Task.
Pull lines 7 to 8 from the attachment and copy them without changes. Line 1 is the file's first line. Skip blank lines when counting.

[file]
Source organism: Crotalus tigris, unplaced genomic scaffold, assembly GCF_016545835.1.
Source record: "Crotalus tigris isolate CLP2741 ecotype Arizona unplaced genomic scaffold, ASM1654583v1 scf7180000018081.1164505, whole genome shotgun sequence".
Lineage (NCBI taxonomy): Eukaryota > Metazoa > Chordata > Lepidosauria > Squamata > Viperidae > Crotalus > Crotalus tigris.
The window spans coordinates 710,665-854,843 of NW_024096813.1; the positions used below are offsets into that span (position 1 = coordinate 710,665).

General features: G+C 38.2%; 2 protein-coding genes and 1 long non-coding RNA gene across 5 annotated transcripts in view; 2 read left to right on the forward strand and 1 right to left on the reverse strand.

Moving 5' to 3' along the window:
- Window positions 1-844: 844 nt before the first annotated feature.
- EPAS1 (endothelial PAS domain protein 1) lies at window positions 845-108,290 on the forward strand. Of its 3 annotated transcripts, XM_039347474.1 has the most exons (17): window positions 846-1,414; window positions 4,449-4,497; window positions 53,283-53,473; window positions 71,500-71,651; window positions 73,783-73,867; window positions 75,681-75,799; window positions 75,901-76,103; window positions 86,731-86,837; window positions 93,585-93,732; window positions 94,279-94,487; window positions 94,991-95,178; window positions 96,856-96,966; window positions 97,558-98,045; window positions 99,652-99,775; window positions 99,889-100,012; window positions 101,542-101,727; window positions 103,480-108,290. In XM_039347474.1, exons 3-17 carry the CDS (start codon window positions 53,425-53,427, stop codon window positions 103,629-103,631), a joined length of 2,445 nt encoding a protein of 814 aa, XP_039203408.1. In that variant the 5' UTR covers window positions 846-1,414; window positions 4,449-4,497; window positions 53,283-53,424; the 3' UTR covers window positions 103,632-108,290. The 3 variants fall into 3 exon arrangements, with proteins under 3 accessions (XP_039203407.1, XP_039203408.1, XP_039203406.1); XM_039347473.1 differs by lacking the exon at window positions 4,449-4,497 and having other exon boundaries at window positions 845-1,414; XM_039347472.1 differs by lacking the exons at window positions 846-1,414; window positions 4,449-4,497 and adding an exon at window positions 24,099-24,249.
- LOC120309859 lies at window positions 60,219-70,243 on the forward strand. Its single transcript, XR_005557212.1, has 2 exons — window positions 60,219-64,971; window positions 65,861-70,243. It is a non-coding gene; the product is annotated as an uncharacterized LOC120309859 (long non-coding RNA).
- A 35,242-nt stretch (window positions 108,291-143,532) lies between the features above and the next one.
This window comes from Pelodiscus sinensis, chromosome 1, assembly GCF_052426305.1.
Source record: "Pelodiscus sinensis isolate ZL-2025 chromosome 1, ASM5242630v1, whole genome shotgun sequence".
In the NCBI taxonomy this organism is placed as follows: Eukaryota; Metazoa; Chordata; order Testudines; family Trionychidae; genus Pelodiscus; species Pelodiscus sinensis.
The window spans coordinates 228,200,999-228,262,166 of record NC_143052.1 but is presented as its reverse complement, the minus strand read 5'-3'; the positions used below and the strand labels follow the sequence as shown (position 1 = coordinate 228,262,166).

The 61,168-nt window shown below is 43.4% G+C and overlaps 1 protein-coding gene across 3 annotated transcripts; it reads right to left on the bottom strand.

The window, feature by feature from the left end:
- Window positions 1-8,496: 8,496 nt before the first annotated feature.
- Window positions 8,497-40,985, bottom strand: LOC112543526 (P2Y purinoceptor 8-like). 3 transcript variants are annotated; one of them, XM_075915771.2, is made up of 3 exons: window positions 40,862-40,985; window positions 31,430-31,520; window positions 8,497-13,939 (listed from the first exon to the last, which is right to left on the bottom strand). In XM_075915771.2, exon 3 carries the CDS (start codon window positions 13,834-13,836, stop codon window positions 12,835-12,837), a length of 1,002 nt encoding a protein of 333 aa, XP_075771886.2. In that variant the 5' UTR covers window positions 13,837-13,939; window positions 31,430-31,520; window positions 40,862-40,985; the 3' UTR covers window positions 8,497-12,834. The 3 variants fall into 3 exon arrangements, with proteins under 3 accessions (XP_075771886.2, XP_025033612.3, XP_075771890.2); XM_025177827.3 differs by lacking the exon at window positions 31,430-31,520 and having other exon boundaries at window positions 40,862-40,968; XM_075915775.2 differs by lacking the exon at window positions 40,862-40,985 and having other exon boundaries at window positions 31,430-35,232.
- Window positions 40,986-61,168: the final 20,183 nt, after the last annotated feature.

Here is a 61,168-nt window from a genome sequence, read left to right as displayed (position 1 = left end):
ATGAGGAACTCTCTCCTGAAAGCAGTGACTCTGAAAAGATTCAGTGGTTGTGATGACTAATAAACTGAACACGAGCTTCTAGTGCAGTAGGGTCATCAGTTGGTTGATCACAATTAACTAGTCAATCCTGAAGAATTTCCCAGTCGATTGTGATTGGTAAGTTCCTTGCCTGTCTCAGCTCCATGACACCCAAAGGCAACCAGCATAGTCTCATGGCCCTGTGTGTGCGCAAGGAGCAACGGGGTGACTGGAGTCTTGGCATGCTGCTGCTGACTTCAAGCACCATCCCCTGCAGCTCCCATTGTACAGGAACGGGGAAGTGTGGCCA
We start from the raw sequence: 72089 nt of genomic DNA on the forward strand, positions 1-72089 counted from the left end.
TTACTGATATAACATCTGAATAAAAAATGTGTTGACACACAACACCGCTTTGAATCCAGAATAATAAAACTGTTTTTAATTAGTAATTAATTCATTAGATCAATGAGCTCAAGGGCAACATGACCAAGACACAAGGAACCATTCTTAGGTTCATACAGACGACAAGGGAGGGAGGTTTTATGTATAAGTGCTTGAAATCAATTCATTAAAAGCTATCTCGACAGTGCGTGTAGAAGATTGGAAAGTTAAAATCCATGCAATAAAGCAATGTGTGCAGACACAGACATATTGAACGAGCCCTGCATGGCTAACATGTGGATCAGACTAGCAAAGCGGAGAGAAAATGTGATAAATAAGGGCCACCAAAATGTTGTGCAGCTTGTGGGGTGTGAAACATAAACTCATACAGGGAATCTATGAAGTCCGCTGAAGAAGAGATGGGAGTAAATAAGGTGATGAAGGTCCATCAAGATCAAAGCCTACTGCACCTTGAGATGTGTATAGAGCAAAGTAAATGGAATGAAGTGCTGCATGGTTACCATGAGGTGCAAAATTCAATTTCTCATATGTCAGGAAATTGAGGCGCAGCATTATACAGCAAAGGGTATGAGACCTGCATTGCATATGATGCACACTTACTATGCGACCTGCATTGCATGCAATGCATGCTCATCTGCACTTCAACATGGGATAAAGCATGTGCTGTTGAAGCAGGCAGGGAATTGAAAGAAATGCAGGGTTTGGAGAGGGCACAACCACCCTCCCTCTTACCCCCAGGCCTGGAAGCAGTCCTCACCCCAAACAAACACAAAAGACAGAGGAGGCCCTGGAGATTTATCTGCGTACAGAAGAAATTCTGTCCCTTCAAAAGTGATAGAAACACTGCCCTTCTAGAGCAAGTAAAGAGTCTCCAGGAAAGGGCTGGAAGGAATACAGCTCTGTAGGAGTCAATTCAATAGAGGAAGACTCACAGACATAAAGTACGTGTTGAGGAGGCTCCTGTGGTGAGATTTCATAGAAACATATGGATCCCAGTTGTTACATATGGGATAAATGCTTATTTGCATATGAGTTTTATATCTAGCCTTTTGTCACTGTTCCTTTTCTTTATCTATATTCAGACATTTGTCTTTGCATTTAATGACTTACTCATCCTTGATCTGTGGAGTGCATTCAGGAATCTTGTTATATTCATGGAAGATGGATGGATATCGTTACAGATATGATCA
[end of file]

- Window positions 1-844: 844 nt before the first annotated feature.
- EPAS1 (endothelial PAS domain protein 1) lies at window positions 845-108,290 on the forward strand. Of its 3 annotated transcripts, XM_039347474.1 has the most exons (17): window positions 846-1,414; window positions 4,449-4,497; window positions 53,283-53,473; window positions 71,500-71,651; window positions 73,783-73,867; window positions 75,681-75,799; window positions 75,901-76,103; window positions 86,731-86,837; window positions 93,585-93,732; window positions 94,279-94,487; window positions 94,991-95,178; window positions 96,856-96,966; window positions 97,558-98,045; window positions 99,652-99,775; window positions 99,889-100,012; window positions 101,542-101,727; window positions 103,480-108,290. In XM_039347474.1, exons 3-17 carry the CDS (start codon window positions 53,425-53,427, stop codon window positions 103,629-103,631), a joined length of 2,445 nt encoding a protein of 814 aa, XP_039203408.1. In that variant the 5' UTR covers window positions 846-1,414; window positions 4,449-4,497; window positions 53,283-53,424; the 3' UTR covers window positions 103,632-108,290. The 3 variants fall into 3 exon arrangements, with proteins under 3 accessions (XP_039203407.1, XP_039203408.1, XP_039203406.1); XM_039347473.1 differs by lacking the exon at window positions 4,449-4,497 and having other exon boundaries at window positions 845-1,414; XM_039347472.1 differs by lacking the exons at window positions 846-1,414; window positions 4,449-4,497 and adding an exon at window positions 24,099-24,249.